ATHENS - Clashes have broken out between demonstrators and
police at a protest against government spending cuts in Athens, the
Riot police fired tear gas at activists chanting "burn parliament" on
Tuesday, just hours before politicians were to begin debating a pension
reform to tackle the nation's debt crisis.
Dozens of masked youths threw chunks of marble
and petrol bombs, and set rubbish bins on fire, while running clashes
continued along a major avenue lined with shuttered shops and banks.
About 10,000 people took part in marches across the city as a
nationwide strike hit public transport and services.
"We have again taken to the streets. We are
striking, we are resisting the slaughtering of our rights," Ilias
Vrettakos, a vice president of the main public sector union, said.
Earlier, authorities tried to prevent hundreds of
Communist-affiliated strikers stopping tourists boarding ships bound for
the Greek islands.
The recurring labour unrest has cost Greece booking many
cancellations and millions of euros in damages at a time when the
debt-hit nation is struggling to maximise its revenues and revive its
"Greek islanders are counting on the next month for
funds," Manolis Galanakis, deputy chairman of Greek coastal shipping
associations, told Mega television.
Barnaby Phillips, Al Jazeera's correspondent in Athens, said tear gas
had been dispersed to dispel crowds at the port.
"There were some quite dramatic scenes this morning with tear gas
being fired by the police, dispersing trade unions, many tourists
running away very frightened," he said.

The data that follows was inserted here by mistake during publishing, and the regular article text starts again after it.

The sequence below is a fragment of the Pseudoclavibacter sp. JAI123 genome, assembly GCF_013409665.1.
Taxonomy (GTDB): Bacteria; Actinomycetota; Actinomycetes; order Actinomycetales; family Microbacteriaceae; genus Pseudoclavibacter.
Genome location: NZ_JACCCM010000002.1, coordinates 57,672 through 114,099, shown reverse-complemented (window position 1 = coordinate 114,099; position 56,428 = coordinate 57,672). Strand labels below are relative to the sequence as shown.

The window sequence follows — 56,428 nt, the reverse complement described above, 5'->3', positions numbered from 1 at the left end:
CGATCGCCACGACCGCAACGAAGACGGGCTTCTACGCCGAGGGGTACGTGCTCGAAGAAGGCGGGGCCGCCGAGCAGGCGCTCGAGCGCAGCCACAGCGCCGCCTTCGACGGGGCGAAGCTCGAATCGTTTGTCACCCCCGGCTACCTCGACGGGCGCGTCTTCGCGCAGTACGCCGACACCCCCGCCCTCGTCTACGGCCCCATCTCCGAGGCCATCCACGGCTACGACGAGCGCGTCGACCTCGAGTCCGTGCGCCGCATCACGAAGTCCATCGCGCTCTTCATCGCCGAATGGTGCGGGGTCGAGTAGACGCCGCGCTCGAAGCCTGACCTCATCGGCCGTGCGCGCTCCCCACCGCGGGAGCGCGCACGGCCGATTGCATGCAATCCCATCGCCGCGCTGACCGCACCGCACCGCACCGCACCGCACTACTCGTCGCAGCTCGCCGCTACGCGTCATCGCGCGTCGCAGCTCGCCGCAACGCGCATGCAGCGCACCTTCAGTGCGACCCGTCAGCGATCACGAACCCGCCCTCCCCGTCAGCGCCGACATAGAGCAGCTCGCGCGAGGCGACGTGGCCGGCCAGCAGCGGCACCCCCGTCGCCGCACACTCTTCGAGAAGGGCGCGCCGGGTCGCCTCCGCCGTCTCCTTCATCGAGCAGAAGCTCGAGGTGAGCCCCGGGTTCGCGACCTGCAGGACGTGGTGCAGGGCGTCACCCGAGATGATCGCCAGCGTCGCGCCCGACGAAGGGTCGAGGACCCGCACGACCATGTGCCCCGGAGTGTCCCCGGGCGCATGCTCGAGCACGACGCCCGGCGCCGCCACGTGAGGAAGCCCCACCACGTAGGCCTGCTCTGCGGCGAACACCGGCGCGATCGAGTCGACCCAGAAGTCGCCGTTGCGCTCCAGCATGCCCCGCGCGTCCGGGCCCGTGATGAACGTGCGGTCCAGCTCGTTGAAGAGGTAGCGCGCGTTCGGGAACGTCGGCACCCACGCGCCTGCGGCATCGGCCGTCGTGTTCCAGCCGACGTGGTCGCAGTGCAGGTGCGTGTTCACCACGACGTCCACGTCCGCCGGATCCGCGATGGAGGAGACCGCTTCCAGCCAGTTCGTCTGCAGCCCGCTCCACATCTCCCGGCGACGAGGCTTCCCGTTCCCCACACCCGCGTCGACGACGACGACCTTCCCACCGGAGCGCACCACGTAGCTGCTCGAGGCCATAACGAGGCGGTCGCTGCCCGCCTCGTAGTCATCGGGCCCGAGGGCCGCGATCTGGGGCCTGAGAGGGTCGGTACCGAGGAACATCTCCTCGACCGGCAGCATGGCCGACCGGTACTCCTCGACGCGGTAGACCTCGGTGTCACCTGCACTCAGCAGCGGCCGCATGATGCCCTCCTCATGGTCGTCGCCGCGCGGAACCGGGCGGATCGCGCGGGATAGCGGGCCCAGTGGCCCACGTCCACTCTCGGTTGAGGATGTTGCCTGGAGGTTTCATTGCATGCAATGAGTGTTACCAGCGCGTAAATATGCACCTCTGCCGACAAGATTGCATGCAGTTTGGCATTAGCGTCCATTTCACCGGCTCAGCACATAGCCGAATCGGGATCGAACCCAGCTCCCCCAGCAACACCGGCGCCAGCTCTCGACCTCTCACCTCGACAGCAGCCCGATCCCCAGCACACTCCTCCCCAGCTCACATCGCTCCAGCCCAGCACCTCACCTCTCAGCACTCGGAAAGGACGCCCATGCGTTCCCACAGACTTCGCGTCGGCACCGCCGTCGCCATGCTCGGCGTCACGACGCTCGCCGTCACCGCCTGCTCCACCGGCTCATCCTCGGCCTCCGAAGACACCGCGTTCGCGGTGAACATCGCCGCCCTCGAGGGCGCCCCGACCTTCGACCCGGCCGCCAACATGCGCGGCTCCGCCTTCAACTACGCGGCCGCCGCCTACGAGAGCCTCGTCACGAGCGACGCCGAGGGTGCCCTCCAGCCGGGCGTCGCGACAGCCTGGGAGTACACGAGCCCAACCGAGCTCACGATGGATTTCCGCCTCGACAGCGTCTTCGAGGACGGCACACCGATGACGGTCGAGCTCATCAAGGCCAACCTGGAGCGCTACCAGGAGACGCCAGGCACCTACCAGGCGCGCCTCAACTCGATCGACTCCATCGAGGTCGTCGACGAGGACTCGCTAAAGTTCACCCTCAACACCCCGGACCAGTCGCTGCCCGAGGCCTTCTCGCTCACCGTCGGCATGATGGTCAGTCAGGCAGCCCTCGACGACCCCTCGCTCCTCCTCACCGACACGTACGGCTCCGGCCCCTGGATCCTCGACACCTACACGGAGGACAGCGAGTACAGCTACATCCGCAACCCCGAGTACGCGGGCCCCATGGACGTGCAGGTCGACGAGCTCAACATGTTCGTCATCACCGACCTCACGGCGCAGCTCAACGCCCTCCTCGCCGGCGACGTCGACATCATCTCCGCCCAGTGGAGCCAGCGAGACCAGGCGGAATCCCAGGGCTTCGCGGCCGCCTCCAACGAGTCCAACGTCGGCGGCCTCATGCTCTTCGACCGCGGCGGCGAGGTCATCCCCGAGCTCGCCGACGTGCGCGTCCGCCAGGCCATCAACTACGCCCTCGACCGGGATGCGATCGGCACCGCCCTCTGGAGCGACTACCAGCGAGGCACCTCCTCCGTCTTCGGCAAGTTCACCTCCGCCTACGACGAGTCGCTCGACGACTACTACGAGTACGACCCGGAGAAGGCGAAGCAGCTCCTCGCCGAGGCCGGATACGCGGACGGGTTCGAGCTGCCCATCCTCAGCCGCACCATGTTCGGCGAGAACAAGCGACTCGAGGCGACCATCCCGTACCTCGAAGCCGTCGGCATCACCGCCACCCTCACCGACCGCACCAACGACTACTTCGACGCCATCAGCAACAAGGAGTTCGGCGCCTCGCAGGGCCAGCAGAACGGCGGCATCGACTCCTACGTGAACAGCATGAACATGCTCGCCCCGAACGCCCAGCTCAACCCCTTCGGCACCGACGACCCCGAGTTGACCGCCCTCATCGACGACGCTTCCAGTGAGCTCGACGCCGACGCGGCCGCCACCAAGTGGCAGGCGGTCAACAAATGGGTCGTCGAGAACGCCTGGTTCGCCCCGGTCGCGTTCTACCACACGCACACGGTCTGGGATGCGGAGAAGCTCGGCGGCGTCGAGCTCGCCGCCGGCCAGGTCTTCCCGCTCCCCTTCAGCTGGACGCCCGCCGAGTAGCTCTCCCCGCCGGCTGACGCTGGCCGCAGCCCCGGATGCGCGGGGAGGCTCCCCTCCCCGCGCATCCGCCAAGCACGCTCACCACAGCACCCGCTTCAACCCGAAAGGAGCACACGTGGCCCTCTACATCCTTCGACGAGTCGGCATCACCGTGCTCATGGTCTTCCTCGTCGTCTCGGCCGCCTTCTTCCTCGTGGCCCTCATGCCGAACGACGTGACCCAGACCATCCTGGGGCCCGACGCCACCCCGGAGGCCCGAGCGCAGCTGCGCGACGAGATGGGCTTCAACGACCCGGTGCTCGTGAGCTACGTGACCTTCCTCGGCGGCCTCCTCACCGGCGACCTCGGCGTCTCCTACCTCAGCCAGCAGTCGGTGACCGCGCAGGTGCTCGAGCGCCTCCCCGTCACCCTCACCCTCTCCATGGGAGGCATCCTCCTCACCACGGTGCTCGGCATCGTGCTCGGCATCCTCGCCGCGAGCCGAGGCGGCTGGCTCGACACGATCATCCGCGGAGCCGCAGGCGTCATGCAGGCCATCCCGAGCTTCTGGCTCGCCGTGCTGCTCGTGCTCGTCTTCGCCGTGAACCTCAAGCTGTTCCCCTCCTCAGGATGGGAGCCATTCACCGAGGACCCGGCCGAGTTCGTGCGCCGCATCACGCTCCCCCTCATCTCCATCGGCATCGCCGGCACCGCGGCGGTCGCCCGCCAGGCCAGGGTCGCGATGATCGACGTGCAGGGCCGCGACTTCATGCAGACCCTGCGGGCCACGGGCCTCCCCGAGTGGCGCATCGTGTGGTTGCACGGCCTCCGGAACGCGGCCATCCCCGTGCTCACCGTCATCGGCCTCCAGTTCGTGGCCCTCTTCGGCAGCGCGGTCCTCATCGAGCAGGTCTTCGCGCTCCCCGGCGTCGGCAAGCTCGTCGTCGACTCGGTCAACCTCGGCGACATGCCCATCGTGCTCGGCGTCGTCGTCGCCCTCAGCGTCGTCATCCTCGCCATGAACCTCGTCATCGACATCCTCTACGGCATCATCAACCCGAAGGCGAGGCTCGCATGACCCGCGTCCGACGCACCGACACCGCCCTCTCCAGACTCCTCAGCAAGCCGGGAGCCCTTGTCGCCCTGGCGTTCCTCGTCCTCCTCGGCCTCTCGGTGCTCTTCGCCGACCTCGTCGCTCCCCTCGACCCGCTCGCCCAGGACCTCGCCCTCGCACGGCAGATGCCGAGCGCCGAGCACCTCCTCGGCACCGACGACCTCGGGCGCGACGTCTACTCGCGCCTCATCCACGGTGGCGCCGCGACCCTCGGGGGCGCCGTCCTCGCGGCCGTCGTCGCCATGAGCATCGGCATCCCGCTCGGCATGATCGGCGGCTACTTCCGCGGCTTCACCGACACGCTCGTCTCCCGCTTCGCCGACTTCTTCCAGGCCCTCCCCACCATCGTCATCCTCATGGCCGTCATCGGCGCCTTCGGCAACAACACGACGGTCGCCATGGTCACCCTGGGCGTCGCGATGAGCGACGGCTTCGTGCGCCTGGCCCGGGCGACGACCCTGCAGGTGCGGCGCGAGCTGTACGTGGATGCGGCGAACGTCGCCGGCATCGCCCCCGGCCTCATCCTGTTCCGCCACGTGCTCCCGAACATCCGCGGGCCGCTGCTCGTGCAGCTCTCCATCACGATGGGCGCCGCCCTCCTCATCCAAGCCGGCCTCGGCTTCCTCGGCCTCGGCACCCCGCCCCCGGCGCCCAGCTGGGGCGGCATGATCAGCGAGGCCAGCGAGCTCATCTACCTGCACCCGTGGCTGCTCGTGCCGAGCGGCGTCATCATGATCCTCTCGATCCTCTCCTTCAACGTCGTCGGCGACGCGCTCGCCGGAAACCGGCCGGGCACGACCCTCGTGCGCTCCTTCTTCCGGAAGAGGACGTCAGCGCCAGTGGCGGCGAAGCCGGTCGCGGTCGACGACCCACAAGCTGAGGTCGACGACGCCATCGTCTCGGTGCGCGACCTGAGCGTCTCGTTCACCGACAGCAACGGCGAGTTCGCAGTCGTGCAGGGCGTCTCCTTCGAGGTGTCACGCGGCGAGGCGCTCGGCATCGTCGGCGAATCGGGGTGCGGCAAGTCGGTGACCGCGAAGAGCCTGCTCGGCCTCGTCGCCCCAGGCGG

"Precisely not the kind of images Greece needs as it tries to get the
tourist industry reinvigorated, after it got off to a slow start after
all the trouble throughout the spring."
Local media, schools,
banks and municipal offices have been shut down during the strike - the
fifth walkout by major public and private sector unions this year.
Hospitals operated with emergency staff and public offices were
About 60 domestic flights were also cancelled but
international flights were unaffected.
Many Greeks do not believe the government's financial measures
will yield a positive outcome.
"These measures will not help. They will only lead to deeper
recession and poverty," Despina Spanou, board member of the public
sector union ADEDY, said.
"Workers will clearly answer the government and this reform which
abolishes social security."
However, the government insists the spending cuts are vital.
"We deeply believe what we are doing is in the interests of the Greek
people," George Petalotis, a government spokesman, said.
The southern European country avoided bankruptcy last month after
receiving the first instalment payment of a $136bn emergency loan
package from the European Union and the International Monetary Fund.
In return, Athens has passed severe austerity measures, including
cutting pensions and salaries and raising consumer taxes.